In its first Off-Broadway production in over fifteen years, director Linda Ames Key brings Sartre's infamous play, adapted from the French by Paul Bowles, back to the stage for a month long engagement at the Pearl Theatre of 42nd Street. For a play that is so complex in its structure and message, there is really very little to say about this particular performance, other than that it was brilliant. There is so much beauty and wonder to be found in the characters of Cradeau Garcin (played by Bradford Cover), Inez (Jolly Abraham) and Estelle (Sameerah Luqmann-Harris), and each of the actors on that stage brought his or her respected person to life; even the Valet (Pete McElligott), who essentially takes lives away, is a vibrant and mysterious character. These four individuals create what is known as No Exit, written by Sartre in 1944 and guaranteed to remain a most timeless and brilliant dramatic work. The play tells of three people who wind up within one room together, in a most peculiar and unfamiliar version of Hell that cannot be comprehended as being so; this is until they begin to suspect why the three of them were placed in this particular room.
Cradeau, Inez and Estelle are all quite different, and upon meeting even seem bothered by the others' presence. As they each relate the account of how he or she died (deaths all considerably gruesome yet deserved in relation to the lives each had lived), the audience soon begins to understand not only why these three are where they are at this present moment, but also how this idea of "Hell" is contouring itself to the unique experiences of these characters. For example, as Cradeau becomes disgusted with himself for running away as a coward would during times of war, he is further convinced by Inez that Estelle could never see anything in him because of his cowardly nature. Estelle is convinced that the baby she threw over the balcony and into the water is not a good reason for her to wind up in Hell - or so she says. This play demonstrates how each person is the other's demise - that no matter how badly an individual seeks self-worth and pleasure in his or her life, there will always be another to say something contrary to the "truth" the other wishes to hear; this, Sartre says, is the definition of Hell. In the words of Cradeau himself towards the play's end, "Hell...is just other people," and the journey these characters take to discover this little bit of truth is both exciting and excruciating.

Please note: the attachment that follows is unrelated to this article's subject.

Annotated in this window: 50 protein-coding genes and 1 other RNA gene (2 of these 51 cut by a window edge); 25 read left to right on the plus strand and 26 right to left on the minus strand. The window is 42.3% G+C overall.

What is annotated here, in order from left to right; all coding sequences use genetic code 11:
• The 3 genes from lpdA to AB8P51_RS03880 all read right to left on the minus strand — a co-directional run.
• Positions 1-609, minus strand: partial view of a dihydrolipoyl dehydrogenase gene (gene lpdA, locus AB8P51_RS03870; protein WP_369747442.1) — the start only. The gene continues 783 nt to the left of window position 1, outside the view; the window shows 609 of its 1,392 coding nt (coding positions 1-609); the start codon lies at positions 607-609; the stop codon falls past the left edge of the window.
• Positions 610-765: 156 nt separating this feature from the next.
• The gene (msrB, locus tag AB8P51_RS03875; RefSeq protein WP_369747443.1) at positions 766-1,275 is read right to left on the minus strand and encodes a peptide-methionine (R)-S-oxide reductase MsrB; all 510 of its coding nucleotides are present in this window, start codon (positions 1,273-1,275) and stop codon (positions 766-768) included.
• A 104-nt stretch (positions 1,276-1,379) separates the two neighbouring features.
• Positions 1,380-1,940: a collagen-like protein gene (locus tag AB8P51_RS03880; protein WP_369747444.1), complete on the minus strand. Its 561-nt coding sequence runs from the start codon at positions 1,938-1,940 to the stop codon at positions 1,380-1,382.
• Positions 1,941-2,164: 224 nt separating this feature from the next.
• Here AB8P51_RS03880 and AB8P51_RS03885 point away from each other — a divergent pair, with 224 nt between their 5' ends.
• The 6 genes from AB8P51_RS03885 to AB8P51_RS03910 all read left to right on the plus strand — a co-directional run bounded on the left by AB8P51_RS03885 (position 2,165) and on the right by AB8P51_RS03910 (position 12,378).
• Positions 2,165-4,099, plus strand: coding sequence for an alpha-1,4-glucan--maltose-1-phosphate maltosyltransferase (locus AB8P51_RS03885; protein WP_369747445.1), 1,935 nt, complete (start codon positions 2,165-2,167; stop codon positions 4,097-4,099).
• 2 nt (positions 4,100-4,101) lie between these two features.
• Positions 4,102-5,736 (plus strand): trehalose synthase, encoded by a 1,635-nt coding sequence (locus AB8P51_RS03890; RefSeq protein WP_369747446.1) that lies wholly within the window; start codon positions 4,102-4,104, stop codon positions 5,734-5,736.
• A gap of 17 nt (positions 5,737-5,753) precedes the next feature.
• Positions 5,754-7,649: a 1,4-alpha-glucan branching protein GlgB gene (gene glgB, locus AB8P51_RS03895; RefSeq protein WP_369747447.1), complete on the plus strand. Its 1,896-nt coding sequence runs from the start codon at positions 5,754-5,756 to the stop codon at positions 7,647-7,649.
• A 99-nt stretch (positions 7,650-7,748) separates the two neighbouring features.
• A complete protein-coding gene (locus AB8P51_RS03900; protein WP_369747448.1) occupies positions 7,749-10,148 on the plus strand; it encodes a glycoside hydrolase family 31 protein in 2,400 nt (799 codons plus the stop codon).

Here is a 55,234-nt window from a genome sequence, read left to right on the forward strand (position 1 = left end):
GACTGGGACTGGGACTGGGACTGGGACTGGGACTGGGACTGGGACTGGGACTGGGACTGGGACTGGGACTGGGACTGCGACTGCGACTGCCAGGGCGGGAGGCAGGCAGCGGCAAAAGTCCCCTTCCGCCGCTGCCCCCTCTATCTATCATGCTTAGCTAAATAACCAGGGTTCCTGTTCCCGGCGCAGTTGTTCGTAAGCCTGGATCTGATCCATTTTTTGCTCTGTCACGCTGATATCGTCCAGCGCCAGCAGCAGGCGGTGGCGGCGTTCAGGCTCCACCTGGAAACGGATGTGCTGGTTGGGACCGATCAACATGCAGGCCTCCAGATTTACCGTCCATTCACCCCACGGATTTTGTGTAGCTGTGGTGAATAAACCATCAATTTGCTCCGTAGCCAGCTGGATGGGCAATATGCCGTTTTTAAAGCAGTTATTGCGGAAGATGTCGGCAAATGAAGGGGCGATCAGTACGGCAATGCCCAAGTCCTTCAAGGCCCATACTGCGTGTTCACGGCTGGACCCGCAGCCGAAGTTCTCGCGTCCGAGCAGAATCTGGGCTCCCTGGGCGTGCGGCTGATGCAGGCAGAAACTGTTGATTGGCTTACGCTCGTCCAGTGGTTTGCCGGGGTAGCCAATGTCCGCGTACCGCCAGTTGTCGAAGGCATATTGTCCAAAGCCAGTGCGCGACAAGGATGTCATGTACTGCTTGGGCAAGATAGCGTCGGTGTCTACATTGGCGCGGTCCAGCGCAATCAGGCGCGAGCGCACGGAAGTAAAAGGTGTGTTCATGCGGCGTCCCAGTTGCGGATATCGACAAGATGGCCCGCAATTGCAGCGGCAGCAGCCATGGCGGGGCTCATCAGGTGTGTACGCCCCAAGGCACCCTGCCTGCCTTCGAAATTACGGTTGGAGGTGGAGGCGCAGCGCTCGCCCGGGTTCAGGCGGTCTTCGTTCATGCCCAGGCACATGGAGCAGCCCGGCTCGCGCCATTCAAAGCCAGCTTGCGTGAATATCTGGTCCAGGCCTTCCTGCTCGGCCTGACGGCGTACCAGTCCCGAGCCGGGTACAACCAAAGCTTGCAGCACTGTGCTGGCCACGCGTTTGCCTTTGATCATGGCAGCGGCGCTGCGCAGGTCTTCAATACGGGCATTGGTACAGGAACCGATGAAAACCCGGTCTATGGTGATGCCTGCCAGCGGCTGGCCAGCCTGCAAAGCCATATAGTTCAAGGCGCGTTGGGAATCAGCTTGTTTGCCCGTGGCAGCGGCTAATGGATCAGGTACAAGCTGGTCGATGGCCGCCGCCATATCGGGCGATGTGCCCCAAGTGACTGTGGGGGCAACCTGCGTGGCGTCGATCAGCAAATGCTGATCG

The Pearl Theatre Company's production of Sartre's play is pretty damn good. It is interesting how there are so many different ways that cast and crew can play around with elements of costume, set and time period; as the play is really about the human condition, so many different choices can be made in these respects. The play was written in the 1940's, and the design elements reflect this as such. The set itself is amazing, as the opening and closing of the doors on stage provide much of the action, even though they rarely move to let people either in or out. The rest of the set is simple yet effective, as there is nothing on stage that ultimately goes unused. The actors who navigate the stage throughout the entire show are fantastic. Mr. Cover so easily shows the audience that he is angered, and then suddenly releases that anger with such force that it is a wonder how the person he is yelling at doesn't get the message the first time. Ms. Abraham works hard to attract her new female acquaintance while trying to ward off Cradeau and his interest in Estelle; she really is great at switching between the two personalities, per se. Finally, Ms. Luqmann-Harris has quite a few transitions with her character, from proper lady to child murderer and then temptress, she navigates her way through the show with grace and ease. From the acting to the production elements themselves, the show is fantastic, and really leaves you with much opportunity and will to think about what you just saw on the train ride home.
No Exit began performances at The Pearl Theatre Company, located at 555 West 42nd Street, on February 25th, ad will continue thru March 30th, The show opened on March 9th, As part of the company's thirtieth anniversary season, the show is performed as follows: Tuesday at 7 p.m., Wednesday, Saturday and Sunday at 2 p.m. and Thursday thru Saturday at 8 p.m. Tickets are $65 (general), $39 for seniors and $20 for students as made available by rush; there is also a $20 Thursday rush. Tickets may be purchased via the theatre's website, pearltheatre.org, or by calling (212).563.9261. No Exit run approximately 90 minutes without an intermission.
Please go see and enjoy this show!
Photo Credit: Al Foote III